Coming more than 36 hours later, I’m not going to claim to present Hillary Rodham Clinton’s speech on Tuesday on LGBT rights as news. It was a great speech though, and well worth watching if you’ve only read the text.
Some have suggested that gay rights and human rights are separate and distinct; but, in fact, they are one and the same. Now, of course, 60 years ago, the governments that drafted and passed the Universal Declaration of Human Rights were not thinking about how it applied to the LGBT community. They also weren’t thinking about how it applied to indigenous people or children or people with disabilities or other marginalized groups. Yet in the past 60 years, we have come to recognize that members of these groups are entitled to the full measure of dignity and rights, because, like all people, they share a common humanity.
This recognition did not occur all at once. It evolved over time. And as it did, we understood that we were honoring rights that people always had, rather than creating new or special rights for them. Like being a woman, like being a racial, religious, tribal, or ethnic minority, being LGBT does not make you less human. And that is why gay rights are human rights, and human rights are gay rights.
It is wrong to make legal distinctions, prohibitions against lesbian, gay, bisexual or transgender people because no one should be subject to any special exception from human rights. It is not about creating exceptions, but ending them. Culture and religion can be no excuse for an infringement on human rights.
As I posted on Facebook, she didn’t start being great on Tuesday. This speech consciously mirrors her speech in Beijing at the Fourth World Conference on Women. This is a speech should be read again now by all those inspired by her speech on Tuesday,
It is time for us to say here in Beijing, and for the world to hear, that it is no longer acceptable to discuss women’s rights as separate from human rights.
These abuses have continued because, for too long, the history of women has been a history of silence. Even today, there are those who are trying to silence our words. But the voices of this conference and of the women at Huairou must be heard loudly and clearly:
It is a violation of human rights when babies are denied food, or drowned, or suffocated, or their spines broken, simply because they are born girls.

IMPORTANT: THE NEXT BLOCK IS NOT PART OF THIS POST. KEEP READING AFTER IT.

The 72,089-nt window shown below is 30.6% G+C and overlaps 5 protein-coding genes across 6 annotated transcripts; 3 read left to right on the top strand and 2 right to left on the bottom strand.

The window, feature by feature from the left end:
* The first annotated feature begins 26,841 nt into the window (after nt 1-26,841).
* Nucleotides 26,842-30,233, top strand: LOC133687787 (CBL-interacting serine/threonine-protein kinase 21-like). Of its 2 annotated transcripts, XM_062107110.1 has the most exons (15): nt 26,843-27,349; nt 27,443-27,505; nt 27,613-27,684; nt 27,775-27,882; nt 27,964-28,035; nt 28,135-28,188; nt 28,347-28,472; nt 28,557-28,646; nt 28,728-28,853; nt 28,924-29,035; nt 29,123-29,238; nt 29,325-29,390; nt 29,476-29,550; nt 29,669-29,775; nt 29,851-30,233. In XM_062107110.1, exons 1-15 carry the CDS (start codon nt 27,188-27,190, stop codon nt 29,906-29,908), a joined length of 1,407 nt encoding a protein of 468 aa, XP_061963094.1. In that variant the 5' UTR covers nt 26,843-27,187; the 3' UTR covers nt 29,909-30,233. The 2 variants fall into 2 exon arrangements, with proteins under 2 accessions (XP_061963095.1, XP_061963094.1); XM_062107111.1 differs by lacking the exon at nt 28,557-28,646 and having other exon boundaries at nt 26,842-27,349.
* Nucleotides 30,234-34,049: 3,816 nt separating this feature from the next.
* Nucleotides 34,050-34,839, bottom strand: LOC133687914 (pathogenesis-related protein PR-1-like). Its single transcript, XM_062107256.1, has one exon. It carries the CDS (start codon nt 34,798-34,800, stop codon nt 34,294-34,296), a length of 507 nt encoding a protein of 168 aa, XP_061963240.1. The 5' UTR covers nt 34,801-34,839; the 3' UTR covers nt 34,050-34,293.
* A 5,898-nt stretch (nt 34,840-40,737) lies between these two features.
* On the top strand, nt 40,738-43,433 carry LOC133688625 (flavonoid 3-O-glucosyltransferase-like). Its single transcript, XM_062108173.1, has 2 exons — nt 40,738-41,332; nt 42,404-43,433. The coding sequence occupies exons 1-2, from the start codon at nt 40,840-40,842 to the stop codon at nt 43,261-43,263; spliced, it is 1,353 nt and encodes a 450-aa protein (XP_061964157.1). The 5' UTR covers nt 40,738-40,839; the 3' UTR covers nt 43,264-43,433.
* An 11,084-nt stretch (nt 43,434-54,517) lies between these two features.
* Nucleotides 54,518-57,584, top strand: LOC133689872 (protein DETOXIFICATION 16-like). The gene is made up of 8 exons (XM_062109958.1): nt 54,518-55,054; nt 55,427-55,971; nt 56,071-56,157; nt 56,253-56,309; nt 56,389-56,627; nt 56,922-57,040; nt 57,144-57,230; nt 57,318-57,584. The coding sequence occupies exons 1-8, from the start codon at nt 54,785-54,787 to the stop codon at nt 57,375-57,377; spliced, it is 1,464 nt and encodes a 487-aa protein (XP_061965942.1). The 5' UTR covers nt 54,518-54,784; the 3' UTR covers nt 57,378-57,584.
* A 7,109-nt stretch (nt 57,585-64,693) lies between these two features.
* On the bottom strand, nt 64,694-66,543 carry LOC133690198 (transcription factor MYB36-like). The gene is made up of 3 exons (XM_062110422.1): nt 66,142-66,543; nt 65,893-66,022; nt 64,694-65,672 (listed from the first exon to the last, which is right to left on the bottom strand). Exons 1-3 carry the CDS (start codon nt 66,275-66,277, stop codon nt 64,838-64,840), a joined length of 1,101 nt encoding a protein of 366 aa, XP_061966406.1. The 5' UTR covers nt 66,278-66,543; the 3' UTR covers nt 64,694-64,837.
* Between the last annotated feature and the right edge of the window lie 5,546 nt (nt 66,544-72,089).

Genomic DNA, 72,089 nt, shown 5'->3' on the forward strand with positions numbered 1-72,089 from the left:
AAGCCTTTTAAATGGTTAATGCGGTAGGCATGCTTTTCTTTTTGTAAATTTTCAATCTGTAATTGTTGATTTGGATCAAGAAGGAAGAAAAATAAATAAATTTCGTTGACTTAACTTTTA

It is a violation of human rights when women and girls are sold into the slavery of prostitution for human greed — and the kinds of reasons that are used to justify this practice should no longer be tolerated.
It is a violation of human rights when women are doused with gasoline, set on fire, and burned to death because their marriage dowries are deemed too small.
It is a violation of human rights when individual women are raped in their own communities and when thousands of women are subjected to rape as a tactic or prize of war.
It is a violation of human rights when a leading cause of death worldwide among women ages 14 to 44 is the violence they are subjected to in their own homes by their own relatives.
It is a violation of human rights when young girls are brutalized by the painful and degrading practice of genital mutilation.
It is a violation of human rights when women are denied the right to plan their own families, and that includes being forced to have abortions or being sterilized against their will.
If there is one message that echoes forth from this conference, let it be that human rights are women’s rights and women’s rights are human rights once and for all. Let us not forget that among those rights are the right to speak freely — and the right to be heard.
The problems she refers to are unfortunately as alive today as they were 16 years ago, and we must continue to scrutinize our approaches to human rights issues around the world to ensure that we do not place the right to life and personal autonomy of any individual on a lower scale for any reason.
It’s not. But if it were, the balance would lie with Israel, the most liberal of states in the Middle East, whether in civil liberties or in fostering a strong economy. While there is no process of civil marriage for any couples in the state of Israel, marriages performed by others are fully recognized, whether those married by religious authorities within the state, or by other jurisdictions, and since 2007, this has included gay couples. While the United States is still pondering the consequences of allowing gay men and women to serve in the army, the Israeli army now has a good record of acknowledging its gay soldiers. This week as ever, Tel Aviv held its annual gay pride parade. There are a few openly gay members of the Knesset, Israel’s popularly elected parliament.